"The Appeal Court judges have suggested how tough the tests could be. Left to the law, our rights to be on a beach anywhere around the country would be fairly safe, I suspect. But the Government hasn’t given us a chance to find out.
The decision-makers, Helen Clark and Michael Cullen, didn’t even go and listen to Maori gatherings before producing their firm position paper this week. Chances are Maori would have rewarded recognition of their mana with recognition of the rights of public domain.
You’d think that this Government would be better than most at dealing with Maori. ‘Good faith’ is one of its bywords, a cure-all in Labour’s eyes for employment relations and much else.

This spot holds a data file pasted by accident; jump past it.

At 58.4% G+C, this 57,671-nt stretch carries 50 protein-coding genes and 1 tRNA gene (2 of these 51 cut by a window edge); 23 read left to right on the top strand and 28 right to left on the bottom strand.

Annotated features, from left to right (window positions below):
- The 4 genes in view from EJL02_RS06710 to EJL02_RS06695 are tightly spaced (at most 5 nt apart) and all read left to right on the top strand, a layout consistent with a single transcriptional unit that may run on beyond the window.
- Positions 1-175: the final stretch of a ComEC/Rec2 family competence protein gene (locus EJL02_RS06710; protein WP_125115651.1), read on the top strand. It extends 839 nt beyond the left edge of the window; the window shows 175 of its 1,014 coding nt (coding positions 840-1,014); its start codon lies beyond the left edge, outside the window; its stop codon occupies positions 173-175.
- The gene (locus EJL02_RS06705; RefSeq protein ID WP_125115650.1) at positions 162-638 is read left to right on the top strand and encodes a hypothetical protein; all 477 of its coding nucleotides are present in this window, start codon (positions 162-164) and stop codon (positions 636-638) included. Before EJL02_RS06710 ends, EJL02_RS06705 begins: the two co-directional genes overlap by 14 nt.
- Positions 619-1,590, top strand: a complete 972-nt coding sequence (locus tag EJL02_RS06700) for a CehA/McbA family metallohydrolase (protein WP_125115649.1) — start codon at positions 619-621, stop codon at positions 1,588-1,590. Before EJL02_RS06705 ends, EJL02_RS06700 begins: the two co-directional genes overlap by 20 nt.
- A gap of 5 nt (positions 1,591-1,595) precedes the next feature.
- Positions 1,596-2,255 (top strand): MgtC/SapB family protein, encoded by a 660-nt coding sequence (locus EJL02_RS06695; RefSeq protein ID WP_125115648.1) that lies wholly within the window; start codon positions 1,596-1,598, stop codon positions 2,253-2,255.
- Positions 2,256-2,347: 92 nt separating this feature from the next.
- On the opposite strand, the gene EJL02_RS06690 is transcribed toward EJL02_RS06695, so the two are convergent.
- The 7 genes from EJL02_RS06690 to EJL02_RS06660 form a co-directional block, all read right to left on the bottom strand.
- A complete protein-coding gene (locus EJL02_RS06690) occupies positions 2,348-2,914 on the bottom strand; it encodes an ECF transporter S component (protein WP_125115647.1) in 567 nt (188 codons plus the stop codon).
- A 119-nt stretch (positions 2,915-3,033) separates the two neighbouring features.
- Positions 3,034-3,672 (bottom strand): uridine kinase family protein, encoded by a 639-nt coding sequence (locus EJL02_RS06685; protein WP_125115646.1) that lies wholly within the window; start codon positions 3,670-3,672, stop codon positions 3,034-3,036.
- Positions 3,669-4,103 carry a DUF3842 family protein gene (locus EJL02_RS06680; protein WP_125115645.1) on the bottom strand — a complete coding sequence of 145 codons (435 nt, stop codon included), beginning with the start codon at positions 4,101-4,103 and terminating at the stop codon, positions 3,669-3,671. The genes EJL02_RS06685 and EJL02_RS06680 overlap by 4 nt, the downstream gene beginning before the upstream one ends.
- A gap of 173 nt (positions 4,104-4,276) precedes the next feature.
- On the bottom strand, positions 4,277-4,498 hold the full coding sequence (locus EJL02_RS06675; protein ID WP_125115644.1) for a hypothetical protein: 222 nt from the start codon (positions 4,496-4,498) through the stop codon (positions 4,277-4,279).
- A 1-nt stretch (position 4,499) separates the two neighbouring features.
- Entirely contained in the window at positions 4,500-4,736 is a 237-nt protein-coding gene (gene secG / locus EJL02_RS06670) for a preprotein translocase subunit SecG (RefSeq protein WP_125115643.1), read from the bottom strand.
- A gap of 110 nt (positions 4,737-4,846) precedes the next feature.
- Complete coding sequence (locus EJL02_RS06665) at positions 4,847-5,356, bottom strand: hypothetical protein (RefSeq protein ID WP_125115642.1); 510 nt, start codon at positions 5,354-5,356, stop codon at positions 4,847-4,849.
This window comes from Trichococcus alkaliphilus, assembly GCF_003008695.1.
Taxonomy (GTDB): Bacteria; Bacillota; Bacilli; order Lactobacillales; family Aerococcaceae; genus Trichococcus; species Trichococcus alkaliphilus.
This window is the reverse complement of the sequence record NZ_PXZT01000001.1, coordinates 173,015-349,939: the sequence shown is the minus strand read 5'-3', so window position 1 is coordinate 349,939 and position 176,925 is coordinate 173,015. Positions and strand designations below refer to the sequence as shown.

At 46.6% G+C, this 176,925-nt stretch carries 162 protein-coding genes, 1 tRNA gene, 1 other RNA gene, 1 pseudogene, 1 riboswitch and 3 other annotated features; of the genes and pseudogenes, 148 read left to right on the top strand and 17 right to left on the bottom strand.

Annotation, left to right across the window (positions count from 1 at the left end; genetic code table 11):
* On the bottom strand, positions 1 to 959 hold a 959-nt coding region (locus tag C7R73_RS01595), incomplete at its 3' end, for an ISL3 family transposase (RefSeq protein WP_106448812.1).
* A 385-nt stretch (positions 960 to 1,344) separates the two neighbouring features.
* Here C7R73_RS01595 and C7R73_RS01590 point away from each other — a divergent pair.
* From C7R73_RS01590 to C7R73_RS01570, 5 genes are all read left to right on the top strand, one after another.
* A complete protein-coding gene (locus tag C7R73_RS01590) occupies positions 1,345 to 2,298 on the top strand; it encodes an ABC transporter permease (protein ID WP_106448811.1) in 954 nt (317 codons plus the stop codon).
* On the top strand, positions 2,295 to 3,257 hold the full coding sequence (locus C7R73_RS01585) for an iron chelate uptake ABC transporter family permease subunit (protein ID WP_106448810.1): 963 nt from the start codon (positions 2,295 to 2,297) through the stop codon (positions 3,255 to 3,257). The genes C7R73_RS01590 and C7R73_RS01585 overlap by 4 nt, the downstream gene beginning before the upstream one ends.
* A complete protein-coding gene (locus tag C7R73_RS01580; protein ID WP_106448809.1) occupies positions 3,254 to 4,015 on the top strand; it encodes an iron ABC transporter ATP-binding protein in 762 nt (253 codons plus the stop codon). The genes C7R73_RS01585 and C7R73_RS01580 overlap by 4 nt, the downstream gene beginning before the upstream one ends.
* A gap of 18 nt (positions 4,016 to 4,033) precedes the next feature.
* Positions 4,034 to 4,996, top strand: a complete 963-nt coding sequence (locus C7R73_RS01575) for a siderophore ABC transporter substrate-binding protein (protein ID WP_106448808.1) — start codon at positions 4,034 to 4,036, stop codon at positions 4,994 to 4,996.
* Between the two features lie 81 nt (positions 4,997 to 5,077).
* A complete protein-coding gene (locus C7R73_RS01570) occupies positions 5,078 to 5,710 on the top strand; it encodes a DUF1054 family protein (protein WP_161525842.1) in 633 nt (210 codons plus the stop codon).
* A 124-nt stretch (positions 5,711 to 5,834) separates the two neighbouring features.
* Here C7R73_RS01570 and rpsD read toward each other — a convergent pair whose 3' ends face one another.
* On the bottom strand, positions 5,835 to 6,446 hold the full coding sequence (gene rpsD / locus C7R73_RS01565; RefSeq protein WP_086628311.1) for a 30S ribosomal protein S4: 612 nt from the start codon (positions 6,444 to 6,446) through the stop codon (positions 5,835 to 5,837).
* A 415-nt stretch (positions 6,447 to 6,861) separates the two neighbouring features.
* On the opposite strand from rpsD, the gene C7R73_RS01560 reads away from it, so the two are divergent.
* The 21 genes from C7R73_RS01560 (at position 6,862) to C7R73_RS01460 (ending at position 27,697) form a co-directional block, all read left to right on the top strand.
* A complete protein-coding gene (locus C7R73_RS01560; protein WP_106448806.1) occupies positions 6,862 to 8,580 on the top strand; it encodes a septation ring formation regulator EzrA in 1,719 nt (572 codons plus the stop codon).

Good faith would have its own reward from a people acutely sensitive to ceremony, manners and procedure. But ceremony, manners and procedure are not the style of Clark, Cullen and co.
They are secular utilitarians, uncomfortable with formality, averse to pomp and graces, unmoved by spirituality, embarrassed to sing. They would sooner die than dance.
In their inhibitions they are typical of most of us. If I was a Maori I think it would strike me starkly that New Zealand needs the expression of its indigenous culture more than it knows."
Amen to that.